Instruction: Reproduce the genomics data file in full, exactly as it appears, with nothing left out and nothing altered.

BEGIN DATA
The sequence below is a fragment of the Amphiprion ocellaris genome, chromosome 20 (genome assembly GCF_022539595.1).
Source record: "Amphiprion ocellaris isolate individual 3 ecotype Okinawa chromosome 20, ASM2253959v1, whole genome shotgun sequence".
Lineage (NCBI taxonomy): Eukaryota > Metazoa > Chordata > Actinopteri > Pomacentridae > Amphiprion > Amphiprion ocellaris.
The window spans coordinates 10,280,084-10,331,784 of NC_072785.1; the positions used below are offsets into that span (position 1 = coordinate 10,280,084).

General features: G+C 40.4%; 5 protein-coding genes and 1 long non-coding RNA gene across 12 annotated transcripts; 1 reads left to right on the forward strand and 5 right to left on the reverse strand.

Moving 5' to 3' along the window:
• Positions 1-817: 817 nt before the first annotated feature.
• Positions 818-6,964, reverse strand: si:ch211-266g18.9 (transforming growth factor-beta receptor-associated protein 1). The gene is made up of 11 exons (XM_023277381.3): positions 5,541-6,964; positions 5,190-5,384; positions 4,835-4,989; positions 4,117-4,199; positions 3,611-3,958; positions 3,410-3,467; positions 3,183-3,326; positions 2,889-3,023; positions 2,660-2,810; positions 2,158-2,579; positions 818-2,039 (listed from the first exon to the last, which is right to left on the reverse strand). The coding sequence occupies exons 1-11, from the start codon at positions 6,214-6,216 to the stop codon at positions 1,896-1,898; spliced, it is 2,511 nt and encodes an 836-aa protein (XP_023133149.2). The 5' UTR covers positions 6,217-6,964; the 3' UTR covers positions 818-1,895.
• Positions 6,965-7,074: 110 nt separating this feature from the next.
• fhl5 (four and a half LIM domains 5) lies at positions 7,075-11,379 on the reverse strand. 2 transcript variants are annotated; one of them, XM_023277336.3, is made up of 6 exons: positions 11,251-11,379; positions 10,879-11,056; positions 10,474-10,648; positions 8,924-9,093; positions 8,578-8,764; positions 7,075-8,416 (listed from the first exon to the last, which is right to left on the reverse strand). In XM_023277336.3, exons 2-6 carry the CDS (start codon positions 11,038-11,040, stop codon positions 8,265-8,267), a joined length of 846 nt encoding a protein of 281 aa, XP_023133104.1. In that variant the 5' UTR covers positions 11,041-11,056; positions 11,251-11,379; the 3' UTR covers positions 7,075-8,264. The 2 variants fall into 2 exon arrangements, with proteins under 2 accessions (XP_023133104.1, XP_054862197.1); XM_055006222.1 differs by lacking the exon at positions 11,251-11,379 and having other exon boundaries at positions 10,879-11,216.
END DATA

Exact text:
The sequence below is a fragment of the Amphiprion ocellaris genome, chromosome 20 (genome assembly GCF_022539595.1).
Source record: "Amphiprion ocellaris isolate individual 3 ecotype Okinawa chromosome 20, ASM2253959v1, whole genome shotgun sequence".
Lineage (NCBI taxonomy): Eukaryota > Metazoa > Chordata > Actinopteri > Pomacentridae > Amphiprion > Amphiprion ocellaris.
The window spans coordinates 10,280,084-10,331,784 of NC_072785.1; the positions used below are offsets into that span (position 1 = coordinate 10,280,084).

General features: G+C 40.4%; 5 protein-coding genes and 1 long non-coding RNA gene across 12 annotated transcripts; 1 reads left to right on the forward strand and 5 right to left on the reverse strand.

Moving 5' to 3' along the window:
• Positions 1-817: 817 nt before the first annotated feature.
• Positions 818-6,964, reverse strand: si:ch211-266g18.9 (transforming growth factor-beta receptor-associated protein 1). The gene is made up of 11 exons (XM_023277381.3): positions 5,541-6,964; positions 5,190-5,384; positions 4,835-4,989; positions 4,117-4,199; positions 3,611-3,958; positions 3,410-3,467; positions 3,183-3,326; positions 2,889-3,023; positions 2,660-2,810; positions 2,158-2,579; positions 818-2,039 (listed from the first exon to the last, which is right to left on the reverse strand). The coding sequence occupies exons 1-11, from the start codon at positions 6,214-6,216 to the stop codon at positions 1,896-1,898; spliced, it is 2,511 nt and encodes an 836-aa protein (XP_023133149.2). The 5' UTR covers positions 6,217-6,964; the 3' UTR covers positions 818-1,895.
• Positions 6,965-7,074: 110 nt separating this feature from the next.
• fhl5 (four and a half LIM domains 5) lies at positions 7,075-11,379 on the reverse strand. 2 transcript variants are annotated; one of them, XM_023277336.3, is made up of 6 exons: positions 11,251-11,379; positions 10,879-11,056; positions 10,474-10,648; positions 8,924-9,093; positions 8,578-8,764; positions 7,075-8,416 (listed from the first exon to the last, which is right to left on the reverse strand). In XM_023277336.3, exons 2-6 carry the CDS (start codon positions 11,038-11,040, stop codon positions 8,265-8,267), a joined length of 846 nt encoding a protein of 281 aa, XP_023133104.1. In that variant the 5' UTR covers positions 11,041-11,056; positions 11,251-11,379; the 3' UTR covers positions 7,075-8,264. The 2 variants fall into 2 exon arrangements, with proteins under 2 accessions (XP_023133104.1, XP_054862197.1); XM_055006222.1 differs by lacking the exon at positions 11,251-11,379 and having other exon boundaries at positions 10,879-11,216.